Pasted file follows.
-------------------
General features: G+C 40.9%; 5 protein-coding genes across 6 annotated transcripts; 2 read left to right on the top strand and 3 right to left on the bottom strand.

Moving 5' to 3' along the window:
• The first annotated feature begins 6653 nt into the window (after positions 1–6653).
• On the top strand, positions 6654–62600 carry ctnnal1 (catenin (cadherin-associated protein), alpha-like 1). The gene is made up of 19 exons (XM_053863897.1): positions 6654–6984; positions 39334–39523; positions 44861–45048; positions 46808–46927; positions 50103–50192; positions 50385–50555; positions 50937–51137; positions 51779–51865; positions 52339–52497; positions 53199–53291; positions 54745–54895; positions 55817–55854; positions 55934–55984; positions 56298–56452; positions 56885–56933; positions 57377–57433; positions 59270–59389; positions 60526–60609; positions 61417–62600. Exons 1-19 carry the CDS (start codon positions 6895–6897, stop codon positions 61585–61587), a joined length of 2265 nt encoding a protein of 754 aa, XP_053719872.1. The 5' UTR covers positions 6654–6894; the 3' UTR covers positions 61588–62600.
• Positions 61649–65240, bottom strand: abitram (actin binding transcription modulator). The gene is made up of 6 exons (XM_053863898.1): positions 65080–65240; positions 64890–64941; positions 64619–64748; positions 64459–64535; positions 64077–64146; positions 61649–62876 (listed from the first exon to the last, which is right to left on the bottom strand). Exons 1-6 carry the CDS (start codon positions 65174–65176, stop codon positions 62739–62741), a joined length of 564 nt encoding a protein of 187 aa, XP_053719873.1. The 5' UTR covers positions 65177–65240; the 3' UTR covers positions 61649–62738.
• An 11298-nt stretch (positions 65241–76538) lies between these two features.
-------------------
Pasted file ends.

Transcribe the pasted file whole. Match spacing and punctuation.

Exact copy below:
General features: G+C 40.9%; 5 protein-coding genes across 6 annotated transcripts; 2 read left to right on the top strand and 3 right to left on the bottom strand.

Moving 5' to 3' along the window:
• The first annotated feature begins 6653 nt into the window (after positions 1–6653).
• On the top strand, positions 6654–62600 carry ctnnal1 (catenin (cadherin-associated protein), alpha-like 1). The gene is made up of 19 exons (XM_053863897.1): positions 6654–6984; positions 39334–39523; positions 44861–45048; positions 46808–46927; positions 50103–50192; positions 50385–50555; positions 50937–51137; positions 51779–51865; positions 52339–52497; positions 53199–53291; positions 54745–54895; positions 55817–55854; positions 55934–55984; positions 56298–56452; positions 56885–56933; positions 57377–57433; positions 59270–59389; positions 60526–60609; positions 61417–62600. Exons 1-19 carry the CDS (start codon positions 6895–6897, stop codon positions 61585–61587), a joined length of 2265 nt encoding a protein of 754 aa, XP_053719872.1. The 5' UTR covers positions 6654–6894; the 3' UTR covers positions 61588–62600.
• Positions 61649–65240, bottom strand: abitram (actin binding transcription modulator). The gene is made up of 6 exons (XM_053863898.1): positions 65080–65240; positions 64890–64941; positions 64619–64748; positions 64459–64535; positions 64077–64146; positions 61649–62876 (listed from the first exon to the last, which is right to left on the bottom strand). Exons 1-6 carry the CDS (start codon positions 65174–65176, stop codon positions 62739–62741), a joined length of 564 nt encoding a protein of 187 aa, XP_053719873.1. The 5' UTR covers positions 65177–65240; the 3' UTR covers positions 61649–62738.
• An 11298-nt stretch (positions 65241–76538) lies between these two features.